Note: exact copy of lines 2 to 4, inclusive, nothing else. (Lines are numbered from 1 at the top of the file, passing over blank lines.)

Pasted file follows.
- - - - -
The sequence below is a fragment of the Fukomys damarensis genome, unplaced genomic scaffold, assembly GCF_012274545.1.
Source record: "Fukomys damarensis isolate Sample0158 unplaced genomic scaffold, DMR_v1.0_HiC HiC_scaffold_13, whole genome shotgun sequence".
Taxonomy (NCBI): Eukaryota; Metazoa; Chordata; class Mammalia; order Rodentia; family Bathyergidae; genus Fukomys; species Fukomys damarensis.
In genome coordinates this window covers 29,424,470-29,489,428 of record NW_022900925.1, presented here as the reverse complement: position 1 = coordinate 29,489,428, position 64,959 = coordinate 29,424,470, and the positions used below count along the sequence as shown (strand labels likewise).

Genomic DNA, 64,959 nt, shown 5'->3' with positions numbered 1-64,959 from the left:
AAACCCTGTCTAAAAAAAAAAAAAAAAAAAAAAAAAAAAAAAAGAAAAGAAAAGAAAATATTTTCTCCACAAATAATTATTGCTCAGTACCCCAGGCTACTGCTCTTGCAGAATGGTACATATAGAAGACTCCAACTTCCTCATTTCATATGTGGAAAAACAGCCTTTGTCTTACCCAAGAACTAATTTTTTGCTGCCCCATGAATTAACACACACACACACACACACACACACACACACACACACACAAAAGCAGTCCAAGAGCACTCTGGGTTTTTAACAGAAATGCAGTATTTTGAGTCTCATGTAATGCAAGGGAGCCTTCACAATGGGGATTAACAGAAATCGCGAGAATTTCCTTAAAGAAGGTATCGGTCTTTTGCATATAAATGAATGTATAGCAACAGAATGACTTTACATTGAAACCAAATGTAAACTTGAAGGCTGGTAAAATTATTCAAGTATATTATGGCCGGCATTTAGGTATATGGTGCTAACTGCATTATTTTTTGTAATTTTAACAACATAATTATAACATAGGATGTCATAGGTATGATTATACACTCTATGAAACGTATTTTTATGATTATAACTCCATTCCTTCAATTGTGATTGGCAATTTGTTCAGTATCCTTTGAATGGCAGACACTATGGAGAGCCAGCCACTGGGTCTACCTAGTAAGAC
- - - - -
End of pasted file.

Source record: "Fukomys damarensis isolate Sample0158 unplaced genomic scaffold, DMR_v1.0_HiC HiC_scaffold_13, whole genome shotgun sequence".
Taxonomy (NCBI): Eukaryota; Metazoa; Chordata; class Mammalia; order Rodentia; family Bathyergidae; genus Fukomys; species Fukomys damarensis.
In genome coordinates this window covers 29,424,470-29,489,428 of record NW_022900925.1, presented here as the reverse complement: position 1 = coordinate 29,489,428, position 64,959 = coordinate 29,424,470, and the positions used below count along the sequence as shown (strand labels likewise).